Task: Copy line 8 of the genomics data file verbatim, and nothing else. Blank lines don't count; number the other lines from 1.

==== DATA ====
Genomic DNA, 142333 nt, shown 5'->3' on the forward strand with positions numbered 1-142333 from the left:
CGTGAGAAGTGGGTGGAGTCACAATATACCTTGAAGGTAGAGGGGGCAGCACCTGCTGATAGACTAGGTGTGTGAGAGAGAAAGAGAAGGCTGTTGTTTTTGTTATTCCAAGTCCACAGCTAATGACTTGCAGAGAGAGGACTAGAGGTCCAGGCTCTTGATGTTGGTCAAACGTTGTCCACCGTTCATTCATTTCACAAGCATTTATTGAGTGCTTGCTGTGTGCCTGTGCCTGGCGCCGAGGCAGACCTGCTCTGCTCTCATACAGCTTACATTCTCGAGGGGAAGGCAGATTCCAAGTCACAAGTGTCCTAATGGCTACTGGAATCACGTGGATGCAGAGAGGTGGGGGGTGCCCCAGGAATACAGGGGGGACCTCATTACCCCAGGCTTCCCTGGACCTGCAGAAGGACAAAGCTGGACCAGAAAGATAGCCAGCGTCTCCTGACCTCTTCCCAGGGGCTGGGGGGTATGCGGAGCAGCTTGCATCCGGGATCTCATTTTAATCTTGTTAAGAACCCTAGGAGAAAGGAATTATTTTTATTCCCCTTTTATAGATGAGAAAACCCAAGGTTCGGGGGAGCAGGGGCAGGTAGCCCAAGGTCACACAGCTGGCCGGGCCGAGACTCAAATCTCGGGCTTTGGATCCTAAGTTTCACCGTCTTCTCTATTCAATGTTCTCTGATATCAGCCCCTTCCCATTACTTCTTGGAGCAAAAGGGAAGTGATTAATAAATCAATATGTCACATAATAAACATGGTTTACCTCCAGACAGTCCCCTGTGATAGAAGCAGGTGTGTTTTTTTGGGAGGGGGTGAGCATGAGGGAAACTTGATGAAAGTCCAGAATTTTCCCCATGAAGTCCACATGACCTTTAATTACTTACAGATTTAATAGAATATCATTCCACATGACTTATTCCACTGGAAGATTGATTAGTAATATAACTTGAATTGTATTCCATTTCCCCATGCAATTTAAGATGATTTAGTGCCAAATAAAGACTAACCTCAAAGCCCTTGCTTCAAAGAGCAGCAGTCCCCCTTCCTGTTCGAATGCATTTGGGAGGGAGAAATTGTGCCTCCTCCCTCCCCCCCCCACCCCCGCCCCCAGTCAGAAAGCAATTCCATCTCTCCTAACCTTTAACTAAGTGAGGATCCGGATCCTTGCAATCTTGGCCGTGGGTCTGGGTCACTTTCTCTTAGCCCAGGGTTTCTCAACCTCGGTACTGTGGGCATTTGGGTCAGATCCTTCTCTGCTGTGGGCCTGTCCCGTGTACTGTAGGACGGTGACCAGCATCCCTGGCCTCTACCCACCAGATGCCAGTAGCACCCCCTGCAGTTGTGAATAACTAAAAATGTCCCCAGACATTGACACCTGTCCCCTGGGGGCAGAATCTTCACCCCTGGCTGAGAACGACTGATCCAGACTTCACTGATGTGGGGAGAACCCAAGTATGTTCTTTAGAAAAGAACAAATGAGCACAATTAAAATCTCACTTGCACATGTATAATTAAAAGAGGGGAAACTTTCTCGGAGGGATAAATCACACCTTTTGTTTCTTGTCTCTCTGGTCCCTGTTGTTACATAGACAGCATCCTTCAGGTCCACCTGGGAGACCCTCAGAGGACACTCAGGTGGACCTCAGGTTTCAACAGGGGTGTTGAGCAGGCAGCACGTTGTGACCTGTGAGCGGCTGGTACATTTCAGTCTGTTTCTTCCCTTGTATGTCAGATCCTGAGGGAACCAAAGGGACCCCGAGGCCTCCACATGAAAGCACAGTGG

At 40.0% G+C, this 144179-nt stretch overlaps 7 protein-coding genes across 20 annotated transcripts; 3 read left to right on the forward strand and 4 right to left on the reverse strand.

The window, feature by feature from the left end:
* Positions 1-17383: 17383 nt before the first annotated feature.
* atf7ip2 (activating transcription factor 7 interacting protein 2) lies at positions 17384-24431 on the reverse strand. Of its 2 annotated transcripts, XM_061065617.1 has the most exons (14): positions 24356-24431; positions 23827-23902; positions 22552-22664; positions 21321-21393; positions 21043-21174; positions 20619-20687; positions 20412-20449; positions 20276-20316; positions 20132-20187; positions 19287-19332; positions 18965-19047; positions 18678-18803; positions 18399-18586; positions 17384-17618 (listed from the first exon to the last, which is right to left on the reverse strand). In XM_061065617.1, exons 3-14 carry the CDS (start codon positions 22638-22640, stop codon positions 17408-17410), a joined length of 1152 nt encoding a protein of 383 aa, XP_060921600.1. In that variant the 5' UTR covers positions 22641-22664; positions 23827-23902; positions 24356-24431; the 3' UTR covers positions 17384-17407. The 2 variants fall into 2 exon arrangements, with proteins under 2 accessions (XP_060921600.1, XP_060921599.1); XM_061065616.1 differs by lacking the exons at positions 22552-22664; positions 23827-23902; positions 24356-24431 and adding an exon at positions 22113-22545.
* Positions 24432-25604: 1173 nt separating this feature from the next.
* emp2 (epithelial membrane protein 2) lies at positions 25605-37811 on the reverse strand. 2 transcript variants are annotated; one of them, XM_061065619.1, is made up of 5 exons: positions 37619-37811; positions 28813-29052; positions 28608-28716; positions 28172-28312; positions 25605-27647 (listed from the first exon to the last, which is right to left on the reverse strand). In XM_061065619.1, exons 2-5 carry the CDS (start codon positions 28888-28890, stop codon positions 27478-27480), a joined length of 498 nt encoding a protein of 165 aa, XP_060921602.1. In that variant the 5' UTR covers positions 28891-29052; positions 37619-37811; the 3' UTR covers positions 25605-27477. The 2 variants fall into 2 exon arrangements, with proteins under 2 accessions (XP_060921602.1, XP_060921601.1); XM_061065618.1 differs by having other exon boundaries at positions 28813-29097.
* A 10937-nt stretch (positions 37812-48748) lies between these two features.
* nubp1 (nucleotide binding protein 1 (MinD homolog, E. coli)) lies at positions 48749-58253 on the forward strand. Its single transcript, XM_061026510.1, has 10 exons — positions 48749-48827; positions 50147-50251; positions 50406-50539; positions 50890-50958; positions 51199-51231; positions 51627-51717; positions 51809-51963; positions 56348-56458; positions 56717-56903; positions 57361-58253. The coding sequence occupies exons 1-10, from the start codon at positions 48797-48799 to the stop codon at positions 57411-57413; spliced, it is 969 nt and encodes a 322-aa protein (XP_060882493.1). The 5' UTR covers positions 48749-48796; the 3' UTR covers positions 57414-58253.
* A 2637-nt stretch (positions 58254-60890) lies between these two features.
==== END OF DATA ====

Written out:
* emp2 (epithelial membrane protein 2) lies at positions 25605-37811 on the reverse strand. 2 transcript variants are annotated; one of them, XM_061065619.1, is made up of 5 exons: positions 37619-37811; positions 28813-29052; positions 28608-28716; positions 28172-28312; positions 25605-27647 (listed from the first exon to the last, which is right to left on the reverse strand). In XM_061065619.1, exons 2-5 carry the CDS (start codon positions 28888-28890, stop codon positions 27478-27480), a joined length of 498 nt encoding a protein of 165 aa, XP_060921602.1. In that variant the 5' UTR covers positions 28891-29052; positions 37619-37811; the 3' UTR covers positions 25605-27477. The 2 variants fall into 2 exon arrangements, with proteins under 2 accessions (XP_060921602.1, XP_060921601.1); XM_061065618.1 differs by having other exon boundaries at positions 28813-29097.